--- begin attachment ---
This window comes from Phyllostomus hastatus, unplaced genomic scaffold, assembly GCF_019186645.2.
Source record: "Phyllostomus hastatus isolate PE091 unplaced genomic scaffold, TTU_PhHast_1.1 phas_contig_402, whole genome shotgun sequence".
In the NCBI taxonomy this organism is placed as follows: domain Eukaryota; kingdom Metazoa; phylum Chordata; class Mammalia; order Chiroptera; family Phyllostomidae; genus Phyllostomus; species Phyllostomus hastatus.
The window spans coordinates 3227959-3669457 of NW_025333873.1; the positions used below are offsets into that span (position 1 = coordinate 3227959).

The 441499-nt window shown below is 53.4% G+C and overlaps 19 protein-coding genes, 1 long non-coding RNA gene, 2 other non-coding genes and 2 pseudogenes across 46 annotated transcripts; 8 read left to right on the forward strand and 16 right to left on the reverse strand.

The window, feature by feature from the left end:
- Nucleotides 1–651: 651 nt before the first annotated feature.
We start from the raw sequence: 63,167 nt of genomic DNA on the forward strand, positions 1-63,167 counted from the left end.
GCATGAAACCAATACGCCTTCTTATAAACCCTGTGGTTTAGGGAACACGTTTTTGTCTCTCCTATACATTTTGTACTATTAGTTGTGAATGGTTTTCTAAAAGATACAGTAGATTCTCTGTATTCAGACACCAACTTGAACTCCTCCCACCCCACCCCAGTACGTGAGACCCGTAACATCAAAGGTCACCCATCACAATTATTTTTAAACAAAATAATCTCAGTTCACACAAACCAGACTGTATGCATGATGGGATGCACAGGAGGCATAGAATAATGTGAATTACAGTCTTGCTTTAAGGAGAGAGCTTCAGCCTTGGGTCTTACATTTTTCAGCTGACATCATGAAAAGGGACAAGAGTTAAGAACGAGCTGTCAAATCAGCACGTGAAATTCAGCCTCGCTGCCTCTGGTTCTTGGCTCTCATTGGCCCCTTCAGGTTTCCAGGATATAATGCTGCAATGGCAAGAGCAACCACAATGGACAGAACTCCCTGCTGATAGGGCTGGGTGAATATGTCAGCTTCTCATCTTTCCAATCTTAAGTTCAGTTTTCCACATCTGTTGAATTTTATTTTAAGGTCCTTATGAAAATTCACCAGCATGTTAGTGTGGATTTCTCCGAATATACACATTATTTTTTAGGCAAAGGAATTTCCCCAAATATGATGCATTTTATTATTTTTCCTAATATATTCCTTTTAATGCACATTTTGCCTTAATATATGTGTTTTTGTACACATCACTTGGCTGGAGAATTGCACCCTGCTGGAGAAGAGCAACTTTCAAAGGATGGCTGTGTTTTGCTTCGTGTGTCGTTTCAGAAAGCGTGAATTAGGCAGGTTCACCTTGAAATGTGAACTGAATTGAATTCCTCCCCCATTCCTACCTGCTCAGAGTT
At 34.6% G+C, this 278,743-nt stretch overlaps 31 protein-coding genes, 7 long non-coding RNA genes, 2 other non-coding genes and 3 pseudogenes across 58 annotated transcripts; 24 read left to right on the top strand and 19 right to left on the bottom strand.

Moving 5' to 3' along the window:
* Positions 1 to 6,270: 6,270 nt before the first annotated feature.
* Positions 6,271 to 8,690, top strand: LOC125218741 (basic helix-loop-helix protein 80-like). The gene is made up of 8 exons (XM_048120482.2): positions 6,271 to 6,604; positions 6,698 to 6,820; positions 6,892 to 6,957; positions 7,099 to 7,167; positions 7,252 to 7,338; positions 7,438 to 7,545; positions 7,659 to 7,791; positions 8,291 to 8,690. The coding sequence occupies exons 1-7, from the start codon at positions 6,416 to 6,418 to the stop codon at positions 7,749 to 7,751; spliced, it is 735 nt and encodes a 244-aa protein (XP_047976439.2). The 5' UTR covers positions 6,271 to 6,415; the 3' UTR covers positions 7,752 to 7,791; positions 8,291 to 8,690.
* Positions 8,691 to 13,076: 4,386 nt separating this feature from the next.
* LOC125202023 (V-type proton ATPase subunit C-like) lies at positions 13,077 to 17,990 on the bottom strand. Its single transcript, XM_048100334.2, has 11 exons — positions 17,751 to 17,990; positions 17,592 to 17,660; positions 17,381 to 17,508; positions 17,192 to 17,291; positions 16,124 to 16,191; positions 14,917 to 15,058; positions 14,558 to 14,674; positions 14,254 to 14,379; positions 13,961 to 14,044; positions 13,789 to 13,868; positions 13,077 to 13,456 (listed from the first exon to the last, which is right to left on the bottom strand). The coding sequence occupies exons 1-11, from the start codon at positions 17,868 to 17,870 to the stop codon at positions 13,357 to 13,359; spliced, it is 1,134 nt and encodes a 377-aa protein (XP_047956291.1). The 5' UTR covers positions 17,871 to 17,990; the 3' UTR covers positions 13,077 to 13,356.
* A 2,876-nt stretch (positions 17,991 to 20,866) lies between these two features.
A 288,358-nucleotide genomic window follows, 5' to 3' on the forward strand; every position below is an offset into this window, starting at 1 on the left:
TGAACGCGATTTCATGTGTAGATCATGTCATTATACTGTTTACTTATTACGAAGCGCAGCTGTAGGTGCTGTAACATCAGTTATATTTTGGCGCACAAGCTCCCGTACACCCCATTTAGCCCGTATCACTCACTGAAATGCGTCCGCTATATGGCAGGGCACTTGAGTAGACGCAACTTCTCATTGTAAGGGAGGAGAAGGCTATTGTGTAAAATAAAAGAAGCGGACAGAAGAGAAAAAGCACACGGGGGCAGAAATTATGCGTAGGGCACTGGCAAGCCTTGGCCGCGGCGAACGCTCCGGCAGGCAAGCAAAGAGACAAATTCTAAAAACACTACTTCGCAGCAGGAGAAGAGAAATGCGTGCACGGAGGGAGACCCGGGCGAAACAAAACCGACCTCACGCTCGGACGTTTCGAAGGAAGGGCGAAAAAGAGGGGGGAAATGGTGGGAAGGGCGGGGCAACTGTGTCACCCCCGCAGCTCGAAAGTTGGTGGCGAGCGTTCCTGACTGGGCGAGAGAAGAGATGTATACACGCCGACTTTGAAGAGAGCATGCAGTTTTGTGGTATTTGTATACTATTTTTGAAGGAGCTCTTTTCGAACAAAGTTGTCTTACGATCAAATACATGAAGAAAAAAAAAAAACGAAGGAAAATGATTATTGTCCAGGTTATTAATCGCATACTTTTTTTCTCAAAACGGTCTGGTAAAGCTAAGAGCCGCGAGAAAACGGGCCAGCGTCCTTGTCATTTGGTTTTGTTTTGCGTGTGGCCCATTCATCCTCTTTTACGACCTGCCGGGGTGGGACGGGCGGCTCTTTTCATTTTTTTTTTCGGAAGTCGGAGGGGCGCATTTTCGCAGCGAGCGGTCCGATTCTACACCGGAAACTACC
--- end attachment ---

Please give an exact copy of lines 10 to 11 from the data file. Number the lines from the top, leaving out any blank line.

At 34.6% G+C, this 278,743-nt stretch overlaps 31 protein-coding genes, 7 long non-coding RNA genes, 2 other non-coding genes and 3 pseudogenes across 58 annotated transcripts; 24 read left to right on the top strand and 19 right to left on the bottom strand.

Moving 5' to 3' along the window: